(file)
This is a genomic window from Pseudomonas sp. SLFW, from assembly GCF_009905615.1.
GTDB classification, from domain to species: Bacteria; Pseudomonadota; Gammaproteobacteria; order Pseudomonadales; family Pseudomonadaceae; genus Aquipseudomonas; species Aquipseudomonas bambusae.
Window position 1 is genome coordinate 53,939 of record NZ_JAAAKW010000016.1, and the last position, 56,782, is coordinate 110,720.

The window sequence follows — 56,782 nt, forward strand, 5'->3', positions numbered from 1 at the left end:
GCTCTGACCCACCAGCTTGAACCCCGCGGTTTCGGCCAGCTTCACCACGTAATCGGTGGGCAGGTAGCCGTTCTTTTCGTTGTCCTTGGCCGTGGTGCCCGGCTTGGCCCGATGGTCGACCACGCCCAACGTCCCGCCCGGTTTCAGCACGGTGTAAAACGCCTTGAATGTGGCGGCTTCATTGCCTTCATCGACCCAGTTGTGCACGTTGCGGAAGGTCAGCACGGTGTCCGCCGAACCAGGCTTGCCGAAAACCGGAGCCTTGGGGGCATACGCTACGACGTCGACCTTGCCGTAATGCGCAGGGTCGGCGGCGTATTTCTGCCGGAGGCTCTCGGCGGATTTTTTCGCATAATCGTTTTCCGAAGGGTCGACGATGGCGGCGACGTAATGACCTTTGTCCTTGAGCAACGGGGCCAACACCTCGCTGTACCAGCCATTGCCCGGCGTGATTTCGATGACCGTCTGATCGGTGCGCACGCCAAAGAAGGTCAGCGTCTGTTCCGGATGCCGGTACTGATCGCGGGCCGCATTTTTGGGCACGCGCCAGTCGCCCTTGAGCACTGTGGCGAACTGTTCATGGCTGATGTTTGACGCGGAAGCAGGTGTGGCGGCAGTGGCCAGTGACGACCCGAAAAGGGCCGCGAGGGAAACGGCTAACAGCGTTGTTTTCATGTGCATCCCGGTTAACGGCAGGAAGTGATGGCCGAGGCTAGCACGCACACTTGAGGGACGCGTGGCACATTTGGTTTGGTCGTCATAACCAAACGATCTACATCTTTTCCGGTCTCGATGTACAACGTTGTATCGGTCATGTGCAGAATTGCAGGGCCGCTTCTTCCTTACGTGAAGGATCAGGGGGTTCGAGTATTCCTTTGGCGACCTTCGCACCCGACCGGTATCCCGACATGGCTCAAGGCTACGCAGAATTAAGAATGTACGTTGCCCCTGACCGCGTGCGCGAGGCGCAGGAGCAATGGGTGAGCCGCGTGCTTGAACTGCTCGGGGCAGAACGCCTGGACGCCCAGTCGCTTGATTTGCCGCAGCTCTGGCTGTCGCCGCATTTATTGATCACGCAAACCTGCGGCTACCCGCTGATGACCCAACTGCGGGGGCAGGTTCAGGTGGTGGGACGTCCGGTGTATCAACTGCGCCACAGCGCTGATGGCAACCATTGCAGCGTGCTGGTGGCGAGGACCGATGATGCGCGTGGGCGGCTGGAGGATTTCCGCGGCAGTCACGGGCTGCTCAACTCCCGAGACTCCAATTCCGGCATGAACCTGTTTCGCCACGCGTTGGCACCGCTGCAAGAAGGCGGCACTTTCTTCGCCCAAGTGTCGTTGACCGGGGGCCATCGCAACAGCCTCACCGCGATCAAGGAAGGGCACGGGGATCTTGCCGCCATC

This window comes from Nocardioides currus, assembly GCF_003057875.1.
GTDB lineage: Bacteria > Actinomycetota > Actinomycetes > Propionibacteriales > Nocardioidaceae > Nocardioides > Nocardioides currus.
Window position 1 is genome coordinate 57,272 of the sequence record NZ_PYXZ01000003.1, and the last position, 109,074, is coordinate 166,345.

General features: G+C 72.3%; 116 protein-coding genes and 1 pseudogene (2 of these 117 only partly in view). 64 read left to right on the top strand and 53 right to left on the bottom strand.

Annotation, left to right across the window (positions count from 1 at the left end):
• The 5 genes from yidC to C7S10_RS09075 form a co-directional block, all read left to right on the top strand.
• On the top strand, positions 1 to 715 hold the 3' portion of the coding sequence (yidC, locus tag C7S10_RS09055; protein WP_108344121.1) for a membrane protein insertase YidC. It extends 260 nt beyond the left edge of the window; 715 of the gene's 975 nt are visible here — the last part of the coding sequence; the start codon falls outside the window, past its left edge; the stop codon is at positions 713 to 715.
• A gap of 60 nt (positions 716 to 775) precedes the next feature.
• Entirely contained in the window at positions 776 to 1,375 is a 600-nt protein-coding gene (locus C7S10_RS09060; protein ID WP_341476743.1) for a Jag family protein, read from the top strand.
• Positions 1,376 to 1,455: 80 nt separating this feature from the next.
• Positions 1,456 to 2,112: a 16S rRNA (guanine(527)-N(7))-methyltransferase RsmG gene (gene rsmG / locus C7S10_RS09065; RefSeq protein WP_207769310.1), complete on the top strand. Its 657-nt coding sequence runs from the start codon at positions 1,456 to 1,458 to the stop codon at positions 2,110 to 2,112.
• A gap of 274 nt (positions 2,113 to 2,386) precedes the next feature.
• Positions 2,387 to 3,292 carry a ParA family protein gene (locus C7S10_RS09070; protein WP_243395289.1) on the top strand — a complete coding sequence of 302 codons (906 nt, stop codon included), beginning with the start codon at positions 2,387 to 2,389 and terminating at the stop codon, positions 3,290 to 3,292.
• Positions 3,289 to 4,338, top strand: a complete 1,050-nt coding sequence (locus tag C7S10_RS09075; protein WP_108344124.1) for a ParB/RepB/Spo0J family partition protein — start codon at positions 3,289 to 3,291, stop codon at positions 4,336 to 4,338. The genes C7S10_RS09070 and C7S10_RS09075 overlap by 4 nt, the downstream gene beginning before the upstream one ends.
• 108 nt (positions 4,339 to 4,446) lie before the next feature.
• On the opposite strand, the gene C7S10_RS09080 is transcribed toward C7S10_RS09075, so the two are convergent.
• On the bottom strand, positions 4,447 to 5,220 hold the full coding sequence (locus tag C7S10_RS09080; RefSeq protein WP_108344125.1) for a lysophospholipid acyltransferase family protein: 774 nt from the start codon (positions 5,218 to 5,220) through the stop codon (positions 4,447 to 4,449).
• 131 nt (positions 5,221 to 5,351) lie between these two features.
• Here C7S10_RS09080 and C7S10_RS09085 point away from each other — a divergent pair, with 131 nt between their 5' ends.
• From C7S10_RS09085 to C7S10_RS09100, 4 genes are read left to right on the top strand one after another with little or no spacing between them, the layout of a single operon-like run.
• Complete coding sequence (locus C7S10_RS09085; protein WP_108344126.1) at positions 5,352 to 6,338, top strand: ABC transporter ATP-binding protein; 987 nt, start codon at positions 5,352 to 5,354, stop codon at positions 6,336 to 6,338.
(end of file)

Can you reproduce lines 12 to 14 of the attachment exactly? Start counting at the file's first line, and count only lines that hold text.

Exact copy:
• On the top strand, positions 1 to 715 hold the 3' portion of the coding sequence (yidC, locus tag C7S10_RS09055; protein WP_108344121.1) for a membrane protein insertase YidC. It extends 260 nt beyond the left edge of the window; 715 of the gene's 975 nt are visible here — the last part of the coding sequence; the start codon falls outside the window, past its left edge; the stop codon is at positions 713 to 715.
• A gap of 60 nt (positions 716 to 775) precedes the next feature.
• Entirely contained in the window at positions 776 to 1,375 is a 600-nt protein-coding gene (locus C7S10_RS09060; protein ID WP_341476743.1) for a Jag family protein, read from the top strand.